It’s been a while since I’ve written anything for Goshzilla, and I’m all torn up about it! I’m seriously doubled over in agony as I struggle to type out this article. I’m going to present you with the infamous sequel to the shareware adventure game Hugo’s House of Horrors. A game not only infamous for daring to actually follow up the weirdness of the first Hugo game, but for also being mercilessly difficult, especially compared to it’s predecessor. [break] If I wanted to justify my lengthy absence from this site as well as the crippling pain I am in, I could do so by saying that I’ve spent the last 8 months trying to beat this game without any help. But that would be a lie. I’m going to straight up admit to you right now that I had to look up walkthroughs for this game, because if I hadn’t, my girlfriend would have left me and I’d be living in the back of a van, scratching the words “Apparently our hero doesn’t understand what you mean” into my forehead with a rusty nail.
Hugo’s Whodunit takes our CGA-toned hero and his freshly rescued girlfriend and puts them on a plane to Europe for a nice relaxing MURDER MYSTERY. The couple is visiting the beautiful secluded cottage home of Hugo’s Great Uncle Horace. Not only is the change of scenery a welcome addition to the Hugo saga, we also get our first real look at Hugo’s girlfriend Penelope, who is now a fairly normal looking woman instead of a 7-foot-tall vaguely female silhouette. We’re treated with a somewhat familiar foyer where a “saucy French maid” insists you check out the bedroom you’ll be staying in. Being the rebel that I am, I refused, just to see what happens. The maid insists that you go to your room, and if you continue to ignore her long enough, she completely loses her shit. In fact, my refusal to play along caused a message from David Gray, the author of the game, to appear and let me know that I’m being a dick. I appreciate this kind of thing being in the game. It let me know pretty early on that there was going to be a few more layers behind what was on screen compared to the bare-bones affair that was the original Hugo game.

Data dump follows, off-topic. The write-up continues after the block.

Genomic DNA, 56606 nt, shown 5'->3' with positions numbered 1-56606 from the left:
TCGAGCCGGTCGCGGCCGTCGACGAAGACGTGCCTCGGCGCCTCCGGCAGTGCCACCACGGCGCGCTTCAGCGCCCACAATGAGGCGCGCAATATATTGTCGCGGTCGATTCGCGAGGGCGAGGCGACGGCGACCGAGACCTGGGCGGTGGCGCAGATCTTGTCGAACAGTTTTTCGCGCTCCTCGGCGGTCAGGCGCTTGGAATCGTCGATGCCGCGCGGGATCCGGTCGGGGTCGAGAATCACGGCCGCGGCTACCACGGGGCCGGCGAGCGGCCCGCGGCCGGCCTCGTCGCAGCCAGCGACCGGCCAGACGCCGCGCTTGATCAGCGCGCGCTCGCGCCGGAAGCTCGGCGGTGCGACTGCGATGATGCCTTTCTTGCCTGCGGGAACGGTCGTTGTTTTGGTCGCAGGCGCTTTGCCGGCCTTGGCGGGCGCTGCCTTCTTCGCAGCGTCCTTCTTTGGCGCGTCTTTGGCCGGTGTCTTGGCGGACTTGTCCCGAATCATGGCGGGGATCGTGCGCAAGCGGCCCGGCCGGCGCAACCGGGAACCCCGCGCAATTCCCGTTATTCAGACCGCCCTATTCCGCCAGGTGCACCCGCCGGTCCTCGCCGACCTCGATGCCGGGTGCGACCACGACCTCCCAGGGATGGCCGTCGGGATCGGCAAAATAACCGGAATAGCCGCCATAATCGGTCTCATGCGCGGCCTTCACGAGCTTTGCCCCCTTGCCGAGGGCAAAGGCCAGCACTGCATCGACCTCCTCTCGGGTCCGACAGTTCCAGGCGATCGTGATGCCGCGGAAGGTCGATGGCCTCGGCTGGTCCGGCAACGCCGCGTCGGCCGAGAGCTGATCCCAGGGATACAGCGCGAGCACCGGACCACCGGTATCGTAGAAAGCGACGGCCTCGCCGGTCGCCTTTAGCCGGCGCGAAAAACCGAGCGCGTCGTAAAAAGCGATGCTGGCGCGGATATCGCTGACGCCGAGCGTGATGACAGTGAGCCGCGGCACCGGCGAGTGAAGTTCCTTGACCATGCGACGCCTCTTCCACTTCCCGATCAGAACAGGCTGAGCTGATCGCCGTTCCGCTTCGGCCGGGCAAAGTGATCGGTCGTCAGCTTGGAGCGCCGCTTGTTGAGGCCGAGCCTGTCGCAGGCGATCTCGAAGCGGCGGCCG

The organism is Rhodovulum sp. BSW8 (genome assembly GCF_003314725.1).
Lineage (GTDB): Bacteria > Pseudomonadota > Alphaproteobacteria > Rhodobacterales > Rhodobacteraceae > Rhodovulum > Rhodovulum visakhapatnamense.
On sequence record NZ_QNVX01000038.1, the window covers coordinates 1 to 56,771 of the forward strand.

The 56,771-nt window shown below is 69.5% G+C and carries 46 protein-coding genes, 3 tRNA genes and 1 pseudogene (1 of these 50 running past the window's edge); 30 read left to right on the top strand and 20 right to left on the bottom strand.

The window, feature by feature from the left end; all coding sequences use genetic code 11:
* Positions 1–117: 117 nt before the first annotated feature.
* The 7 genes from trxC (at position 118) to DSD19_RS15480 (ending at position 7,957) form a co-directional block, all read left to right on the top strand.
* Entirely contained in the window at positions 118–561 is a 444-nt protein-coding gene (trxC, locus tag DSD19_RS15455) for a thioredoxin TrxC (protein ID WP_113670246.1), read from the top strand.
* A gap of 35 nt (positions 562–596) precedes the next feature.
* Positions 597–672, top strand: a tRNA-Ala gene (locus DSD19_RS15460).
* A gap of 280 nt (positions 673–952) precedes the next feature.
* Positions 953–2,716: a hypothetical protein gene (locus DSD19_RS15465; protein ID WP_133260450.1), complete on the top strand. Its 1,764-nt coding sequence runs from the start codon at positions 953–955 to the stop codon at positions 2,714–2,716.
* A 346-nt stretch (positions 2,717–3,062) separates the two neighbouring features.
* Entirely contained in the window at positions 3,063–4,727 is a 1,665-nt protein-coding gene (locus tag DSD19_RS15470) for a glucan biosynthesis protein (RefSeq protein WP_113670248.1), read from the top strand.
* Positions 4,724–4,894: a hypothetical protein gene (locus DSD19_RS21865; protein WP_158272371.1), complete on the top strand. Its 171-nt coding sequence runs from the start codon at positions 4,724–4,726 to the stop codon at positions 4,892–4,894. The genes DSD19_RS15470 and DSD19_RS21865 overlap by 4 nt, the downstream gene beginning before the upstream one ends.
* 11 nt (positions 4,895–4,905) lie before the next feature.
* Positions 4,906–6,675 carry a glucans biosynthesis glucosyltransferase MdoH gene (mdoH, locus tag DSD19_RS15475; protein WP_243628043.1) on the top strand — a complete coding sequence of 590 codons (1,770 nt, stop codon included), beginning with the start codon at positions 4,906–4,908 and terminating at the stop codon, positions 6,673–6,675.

The graphics kind of half-improved. There are plenty of screens that look presentable and almost professional. They appear to be digitized photo images edited to fit into the game. However, walk over to the next screen, and suddenly you’re back in a hideous Hugo-land where it’s cool to abuse the “spray can” feature in your favorite DOS painting program.
Honestly, this may be the most frustrating adventure game ever made. I am up at night trying to decide whether I utterly despise it, or humbly respect it.
This is the longest and maybe the most interesting of all the Hugo games, but it may also be the least fun. All but the most devoted adventure game nerds should stay away!
P.S. Uncle Horace was never murdered. He was practicing for a play. =D